COVID-19 vaccine
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FDA Approves Omicron Booster Shot — When Will It Be Available?

Jennifer Farrington - Author
By

Aug. 31 2022, Published 10:34 p.m. ET

While it's hard to believe that news of COVID-19 vaccines and booster shots are still trending topics, sadly, we have yet to emerge from a pandemic that has had long-lasting effects on our health and the U.S. economy. The latest news stems from an update provided on behalf of the FDA, which announced that it had authorized the use of a booster shot for the omicron variant of the COVID-19 virus.

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On Aug. 31, the FDA reported that it had cleared both Moderna and Pfizer-BioNTech to issue bivalent formulations of their COVID-19 vaccines for use as a booster dose. So, when can we expect the omicron booster shots to be available?

Bivalent COVID-19 vaccines aim to provide better protection against the omicron variant of the COVID-19 virus.

COVID-19 virus model
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The U.S. has certainly made progress in terms of how it has combated the COVID-19 virus and all of the variants it has thrown our way. However, there are two subvariants of the omicron variant, BA.4 and BA.5, that have become dominant strains. They're responsible for a large percentage of recorded cases today.

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With the fall and winter months quickly approaching, the FDA is preparing for the potential spike in cases by authorizing both COVID vaccine makers to issue omicron booster shots.

The FDA says that the bivalent booster shots contain two messenger RNA components of the SARS-CoV-2 virus. The first is the original strain of SARS-CoV-2 while the other is “in common between the BA.4 and BA.5 lineages of the omicron variant of SARS-CoV-2.”

Individuals aged 12 and older may be eligible to receive a single dose of the omicron booster shot.

A young girl received a COVID-19 vaccine
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You're eligible to receive a single dose of the omicron booster shot if you received the most recent booster dose that was also an authorized or approved monovalent COVID-19 vaccine.

Those who would like to receive the Pfizer-BioNTech omicron booster shot are also subject to the same eligibility requirements laid out for the Moderna booster except they must be at least 12 years of age or older.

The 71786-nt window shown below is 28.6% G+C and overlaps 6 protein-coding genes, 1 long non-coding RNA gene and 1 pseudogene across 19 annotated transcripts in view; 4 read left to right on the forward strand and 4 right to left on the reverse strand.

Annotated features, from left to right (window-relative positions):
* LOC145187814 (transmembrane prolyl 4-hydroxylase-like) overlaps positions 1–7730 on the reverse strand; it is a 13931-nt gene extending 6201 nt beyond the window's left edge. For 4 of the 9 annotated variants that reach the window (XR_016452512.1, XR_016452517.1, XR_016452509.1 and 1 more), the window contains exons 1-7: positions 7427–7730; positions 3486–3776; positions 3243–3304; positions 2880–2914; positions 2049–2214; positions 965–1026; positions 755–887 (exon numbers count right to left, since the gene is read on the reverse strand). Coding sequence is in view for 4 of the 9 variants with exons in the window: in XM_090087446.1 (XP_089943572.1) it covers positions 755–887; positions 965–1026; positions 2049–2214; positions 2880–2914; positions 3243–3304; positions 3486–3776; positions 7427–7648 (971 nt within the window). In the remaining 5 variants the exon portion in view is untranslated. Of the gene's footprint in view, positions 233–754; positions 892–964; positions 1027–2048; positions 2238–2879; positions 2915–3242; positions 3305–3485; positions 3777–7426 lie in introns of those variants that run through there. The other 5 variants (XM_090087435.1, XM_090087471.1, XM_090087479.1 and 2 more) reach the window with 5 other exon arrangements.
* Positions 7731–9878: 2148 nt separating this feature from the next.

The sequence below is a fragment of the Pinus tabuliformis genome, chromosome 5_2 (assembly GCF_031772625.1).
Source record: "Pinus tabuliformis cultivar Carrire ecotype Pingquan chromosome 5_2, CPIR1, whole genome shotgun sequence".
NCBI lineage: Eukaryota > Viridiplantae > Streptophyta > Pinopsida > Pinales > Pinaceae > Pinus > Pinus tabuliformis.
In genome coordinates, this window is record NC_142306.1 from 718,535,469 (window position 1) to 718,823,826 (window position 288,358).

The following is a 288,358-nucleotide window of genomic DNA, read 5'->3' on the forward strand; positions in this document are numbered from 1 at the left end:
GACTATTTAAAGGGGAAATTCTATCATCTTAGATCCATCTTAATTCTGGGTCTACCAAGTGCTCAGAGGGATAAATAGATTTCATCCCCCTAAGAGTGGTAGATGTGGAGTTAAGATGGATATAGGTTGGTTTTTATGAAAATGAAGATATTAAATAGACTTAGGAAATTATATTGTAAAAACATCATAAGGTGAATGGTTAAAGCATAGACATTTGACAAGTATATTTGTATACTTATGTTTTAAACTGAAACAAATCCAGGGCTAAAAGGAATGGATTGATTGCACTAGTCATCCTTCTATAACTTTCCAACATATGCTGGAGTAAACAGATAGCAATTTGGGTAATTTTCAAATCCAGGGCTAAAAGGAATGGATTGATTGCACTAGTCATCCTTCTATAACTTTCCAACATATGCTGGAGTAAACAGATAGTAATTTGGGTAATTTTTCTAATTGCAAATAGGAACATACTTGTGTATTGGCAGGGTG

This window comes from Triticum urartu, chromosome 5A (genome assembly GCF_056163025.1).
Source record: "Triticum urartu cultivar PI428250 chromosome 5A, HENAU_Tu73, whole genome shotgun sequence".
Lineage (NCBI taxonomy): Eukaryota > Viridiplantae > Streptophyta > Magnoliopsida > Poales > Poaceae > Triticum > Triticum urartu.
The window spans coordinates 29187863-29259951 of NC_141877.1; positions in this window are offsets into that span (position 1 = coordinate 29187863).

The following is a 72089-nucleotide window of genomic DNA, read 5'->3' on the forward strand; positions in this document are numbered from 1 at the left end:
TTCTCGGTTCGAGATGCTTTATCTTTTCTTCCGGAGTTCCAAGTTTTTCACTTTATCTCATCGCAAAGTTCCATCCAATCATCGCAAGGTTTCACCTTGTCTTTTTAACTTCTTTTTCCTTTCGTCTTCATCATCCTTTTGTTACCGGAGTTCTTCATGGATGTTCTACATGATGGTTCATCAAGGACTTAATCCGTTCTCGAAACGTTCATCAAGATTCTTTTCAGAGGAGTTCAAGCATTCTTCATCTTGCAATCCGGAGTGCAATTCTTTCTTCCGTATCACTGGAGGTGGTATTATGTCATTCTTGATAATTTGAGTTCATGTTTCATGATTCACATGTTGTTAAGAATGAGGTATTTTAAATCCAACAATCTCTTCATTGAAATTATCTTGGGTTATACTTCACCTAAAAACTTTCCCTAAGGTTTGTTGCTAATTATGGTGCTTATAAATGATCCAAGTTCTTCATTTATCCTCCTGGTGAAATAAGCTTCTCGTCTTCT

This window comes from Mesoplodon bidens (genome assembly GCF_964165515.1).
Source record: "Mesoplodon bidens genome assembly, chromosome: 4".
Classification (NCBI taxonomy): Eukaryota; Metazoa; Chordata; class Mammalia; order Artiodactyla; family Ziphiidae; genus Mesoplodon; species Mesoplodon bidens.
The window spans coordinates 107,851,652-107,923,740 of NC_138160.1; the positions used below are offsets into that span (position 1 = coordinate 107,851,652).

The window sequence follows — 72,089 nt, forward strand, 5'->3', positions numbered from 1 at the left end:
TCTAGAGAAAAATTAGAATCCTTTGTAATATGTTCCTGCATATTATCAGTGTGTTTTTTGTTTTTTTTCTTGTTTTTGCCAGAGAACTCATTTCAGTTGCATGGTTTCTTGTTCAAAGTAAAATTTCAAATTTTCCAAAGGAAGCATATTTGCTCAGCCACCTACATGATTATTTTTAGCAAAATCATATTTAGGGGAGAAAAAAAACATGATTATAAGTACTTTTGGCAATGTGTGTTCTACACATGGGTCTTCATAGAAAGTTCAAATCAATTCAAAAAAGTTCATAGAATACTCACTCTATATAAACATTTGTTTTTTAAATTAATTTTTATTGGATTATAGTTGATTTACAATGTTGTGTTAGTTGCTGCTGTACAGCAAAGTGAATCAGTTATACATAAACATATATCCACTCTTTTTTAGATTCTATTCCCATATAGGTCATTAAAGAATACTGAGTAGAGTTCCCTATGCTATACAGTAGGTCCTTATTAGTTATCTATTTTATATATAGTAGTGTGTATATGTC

Aside from meeting specific age requirements and being fully vaccinated against the COVID-19 virus, individuals must wait at least two months since they completed their primary vaccination or received their booster to be eligible for an omicron booster shot.

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Healthcare providers will likely begin administering Omicron booster shots soon.

In its latest press release, the FDA also announced that it had revised the Emergency Use Authorization (EUA) of the Moderna and Pfizer-BioNTech COVID-19 vaccine (monovalent) to no longer include it as the primary booster shot. Instead, the FDA says the current booster shot will be replaced with the omicron booster shot for those who are eligible to receive it.

Therefore, it's safe to assume that the updated booster shot will be made available sooner than later. As for those who aren’t eligible to receive the omicron booster, they’ll still be able to receive a single booster dose of the Pfizer-BioNTech COVID-19 vaccine as long as they are between the ages of 5 and 11 and have completed a primary series of the same vaccine.

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Will the omicron COVID booster shot carry any side effects?

According to Peter Marks, M.D., Ph.D., who is the director of the FDA’s Center for Biologics Evaluation and Research, the agency has “worked closely with the vaccine manufacturers to ensure the development of these updated boosters was done safely and efficiently.” Still, the omicron booster shots can potentially cause some side effects, according to the FDA.

Based on the clinical trials that were performed, which involved a group of about 800 individuals who were aged 18 and older, fully vaccinated, and double boosted, these were the most commonly reported side effects:

  • Redness and swelling at the injection site
  • Headache
  • Fatigue
  • Muscle and joint pain
  • Chills
  • Nausea/vomiting
  • Fever
  • Swollen lymph nodes on the same side where the shot was administered
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